[ Parent ]
LA was the result of displaced black voters
from Hurricane Katrina that moved away and returned home (from Texas and other states) and rural whites who wouldn't support Romney. Similar dynamic in Miss. In SC, the black population isnt growing as a percent of the population, its decreasing. Its well known here that Romney's vote totals were down in rural SC counties from McCain/Bush because some white voters sat out because of his Northeastern/Mormon/CEO background. This happened in many rural white counties across the South.  


[ Parent ]
I have no doubt that some White voters sat out the election due to not liking Romney. I'm sure there's anecdotal evidence to support that. I don't think there's the same evidence to support that White voters stayed home in Mississippi but didn't in Missouri. In fact, all the deep south states had 99% or more of the 2008 vote total.

On the other hand, there was a drop-off of at least 5% in South Dakota, West Virginia, Oklahoma, Kansas, Tennessee, Indiana, Michigan, and Missouri, states Romney improved on McCain. Someone stayed home in these states, but it seems to be Obama voters, not McCain voters.

There was a blue state drop-off in Hawaii, Vermont, Rhode Island, New Mexico, and California. Some of these states may have been less enthusiastic for Romney.

I don't buy Romney did worse in the south because evangelicals stayed home, since there's no evidence they so elsewhere. Look at the exit poll numbers. McCain got 74% of the evangelical vote.  Romney got 78%. They were 26% of the electorate both times. You could make the argument that evangelicals didn't stay home, others did.

R, CA-37; hometown: PA-2

[ Parent ]
It was the SC Primary
They sat out in SC because of those Bain ads by Gingrich. Most southern states were more Republican in 2012 than 2008. SC is an outlier because of that nasty primary. Louisiana and Mississippi had more to do with Hurricane Katrina. I really don't think the Mormon thing really hurt him. There is really no evidence to prove that.

Male, PA-15, Libertarian leaning-Republican

[ Parent ]
I don't think it was Katrina.  That only affected the Gulf Coast, which is pretty conservative and not even 1/4 of the state.

Age 22, CA-18 (home), CA-13 (college)

Law and Order Liberal.

Berkeley Class of 2015.

[ Parent ]
The White Population is Falling in MS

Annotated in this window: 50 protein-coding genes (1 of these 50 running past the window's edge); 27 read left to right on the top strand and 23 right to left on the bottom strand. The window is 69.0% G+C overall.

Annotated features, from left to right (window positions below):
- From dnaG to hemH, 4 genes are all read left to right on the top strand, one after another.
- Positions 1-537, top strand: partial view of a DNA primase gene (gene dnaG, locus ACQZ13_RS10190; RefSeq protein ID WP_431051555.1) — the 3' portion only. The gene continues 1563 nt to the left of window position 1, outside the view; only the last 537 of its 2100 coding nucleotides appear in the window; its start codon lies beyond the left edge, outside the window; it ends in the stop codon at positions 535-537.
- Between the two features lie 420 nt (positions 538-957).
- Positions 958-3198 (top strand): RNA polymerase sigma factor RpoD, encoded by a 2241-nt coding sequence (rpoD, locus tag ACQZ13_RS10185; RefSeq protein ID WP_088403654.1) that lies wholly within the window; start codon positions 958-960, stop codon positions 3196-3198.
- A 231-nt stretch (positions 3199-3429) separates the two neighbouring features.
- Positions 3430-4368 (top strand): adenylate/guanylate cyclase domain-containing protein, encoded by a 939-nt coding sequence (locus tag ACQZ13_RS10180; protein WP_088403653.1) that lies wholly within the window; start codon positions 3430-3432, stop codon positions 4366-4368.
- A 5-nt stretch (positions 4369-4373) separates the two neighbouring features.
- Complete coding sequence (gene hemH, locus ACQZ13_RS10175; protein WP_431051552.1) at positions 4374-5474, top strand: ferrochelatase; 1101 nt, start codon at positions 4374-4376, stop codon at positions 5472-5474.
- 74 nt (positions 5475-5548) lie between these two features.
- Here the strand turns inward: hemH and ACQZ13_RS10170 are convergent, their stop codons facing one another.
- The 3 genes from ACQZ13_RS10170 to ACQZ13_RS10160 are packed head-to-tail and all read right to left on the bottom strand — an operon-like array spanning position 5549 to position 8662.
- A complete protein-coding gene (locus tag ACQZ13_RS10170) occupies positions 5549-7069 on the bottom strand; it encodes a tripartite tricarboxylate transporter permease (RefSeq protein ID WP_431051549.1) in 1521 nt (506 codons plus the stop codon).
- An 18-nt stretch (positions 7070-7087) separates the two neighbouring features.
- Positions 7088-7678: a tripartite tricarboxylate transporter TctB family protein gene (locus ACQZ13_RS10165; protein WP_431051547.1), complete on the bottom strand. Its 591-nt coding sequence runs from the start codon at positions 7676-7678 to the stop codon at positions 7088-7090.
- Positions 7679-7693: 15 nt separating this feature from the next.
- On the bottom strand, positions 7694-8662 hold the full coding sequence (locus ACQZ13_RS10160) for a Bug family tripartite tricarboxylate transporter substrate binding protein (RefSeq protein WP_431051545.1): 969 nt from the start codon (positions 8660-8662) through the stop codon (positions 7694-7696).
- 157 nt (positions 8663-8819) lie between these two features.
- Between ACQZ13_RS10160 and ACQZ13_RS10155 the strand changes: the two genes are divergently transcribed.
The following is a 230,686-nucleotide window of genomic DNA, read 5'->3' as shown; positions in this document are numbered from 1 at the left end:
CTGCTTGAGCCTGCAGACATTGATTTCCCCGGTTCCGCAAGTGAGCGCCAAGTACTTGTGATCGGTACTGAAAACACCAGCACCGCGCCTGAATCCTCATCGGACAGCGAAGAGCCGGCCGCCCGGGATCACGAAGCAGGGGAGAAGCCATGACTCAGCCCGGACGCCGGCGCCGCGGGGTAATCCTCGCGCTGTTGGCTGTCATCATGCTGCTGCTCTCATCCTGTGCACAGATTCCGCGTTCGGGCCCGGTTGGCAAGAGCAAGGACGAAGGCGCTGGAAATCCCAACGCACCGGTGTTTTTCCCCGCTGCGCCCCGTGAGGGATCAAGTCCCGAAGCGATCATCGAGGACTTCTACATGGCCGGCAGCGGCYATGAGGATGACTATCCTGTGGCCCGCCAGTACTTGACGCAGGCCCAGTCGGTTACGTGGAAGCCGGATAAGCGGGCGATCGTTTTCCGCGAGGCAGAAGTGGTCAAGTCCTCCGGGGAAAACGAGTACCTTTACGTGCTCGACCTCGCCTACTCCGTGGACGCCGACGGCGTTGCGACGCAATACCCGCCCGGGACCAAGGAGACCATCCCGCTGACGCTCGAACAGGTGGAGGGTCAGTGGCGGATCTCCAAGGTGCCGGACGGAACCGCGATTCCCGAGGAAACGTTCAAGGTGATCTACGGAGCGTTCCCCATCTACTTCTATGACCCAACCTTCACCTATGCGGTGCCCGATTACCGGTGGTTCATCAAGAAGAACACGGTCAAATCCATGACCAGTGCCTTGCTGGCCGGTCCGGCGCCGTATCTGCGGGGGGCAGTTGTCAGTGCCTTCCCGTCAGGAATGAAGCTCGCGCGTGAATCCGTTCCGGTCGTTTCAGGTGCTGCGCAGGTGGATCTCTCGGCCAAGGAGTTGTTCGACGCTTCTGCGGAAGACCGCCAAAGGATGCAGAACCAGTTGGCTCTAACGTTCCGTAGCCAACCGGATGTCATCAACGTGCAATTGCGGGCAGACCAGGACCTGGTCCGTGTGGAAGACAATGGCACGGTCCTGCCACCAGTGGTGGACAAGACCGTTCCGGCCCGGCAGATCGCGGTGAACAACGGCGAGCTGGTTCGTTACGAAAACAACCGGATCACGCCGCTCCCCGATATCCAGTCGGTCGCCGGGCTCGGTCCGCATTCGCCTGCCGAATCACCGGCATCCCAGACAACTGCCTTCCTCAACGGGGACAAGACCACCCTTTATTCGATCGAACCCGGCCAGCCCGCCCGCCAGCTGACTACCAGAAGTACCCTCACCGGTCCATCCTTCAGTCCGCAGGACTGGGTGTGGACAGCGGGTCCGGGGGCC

According to Census estimates the  White population fell by 2K between 2010 and 2011. The Black population increased by 7K.

The trend isn't very important in Presidential politics, but there is a long-term trend do to the inverted age breakdowns. Older residents are disproportionately white. Among those under age 18 in 2010, the breakdown was

52% White
44% Black
4% Other

This can also be seen in the exit polls. Romney won voters over age 65 78-22. Voters under 65 went Romney by 5.

29 London/MA-07

Centrist Foreign Policy Realist - Recovering Academic putting skills to work in Commodities Trading and Analytics

[ Parent ]
Best evidence
The best evidence that the Mormon issue (or something) hurt Romney with conservative voters is from Oklahoma. There was virtually no drop-off between the vote totals for president and the downballot vote totals. That is highly unusual, because a notable percentage of voters routinely vote for president but skip the downballot contests. So, what appears to have happened in Oklahoma is that the number of voters that skipped the presidential line to vote for downballot races roughly equaled the more typical number of voters who voted for president but didn't vote downballot.

Democrat, NC-11

[ Parent ]
OK '08 vs. '12
In 2008, there were 1,462,661 votes cast for president in Oklahoma and 1,336,927 votes cast for the House races. So, the number of House votes cast were 91% the number of presidential votes. That is a typical drop-off.

In 2012, there were 1,334,872 votes cast for president in Oklahoma and 1,325,935 votes cast for the House races. So, the number of House votes cast were 99% the number of presidential votes. That is highly unusual.

Note also that the number of votes cast for the 2012 House races was 99% the number of votes cast for the 2012 House races. However, the number of votes cast for 2012 president was 91% the number of votes cast for 2008 president. That obviously suggests that the drop-off in apparent turnout was almost entirely an artifact of voters skipping the presidential line, rather than a result of voters staying home.

Democrat, NC-11

[ Parent ]
That should say:  the number of votes cast for the 2012 House races was 99% the number of votes cast for the 2008 House races, indicating no significant change in turnout by that measure.

Democrat, NC-11

[ Parent ]
Interesting Theory
That'd account for what appears to be a drop in turn out. Unfortunately, the state of Oklahoma doesn't list total ballots cast. In California we had 13,202,158 voters and 13,038,547 votes for President, including write-ins. That's 1.2% Presidential undervotes. Did Oklahoma have a higher percentage?

Of course one reason might be that Oklahoma was the only state that not only had only two candidates on the ballot, but it also didn't report write-in votes. In many states that's 2-3% of the vote.

R, CA-37; hometown: PA-2

[ Parent ]
Obama also got increased vote by having sharply increased turnout among southern black voters, far above what Kerry/Gore got.  In a way, 12 elections might be new baseline for D vote in south as long as the party can whip up the new voters to come back in 16 and beyond, the results kinda encouraged me to believe no additional southern state will go VA/NC way anytime soon.

42, Ross Perot Republican, CA-10

[ Parent ]
Presidential PVIs | 21 comments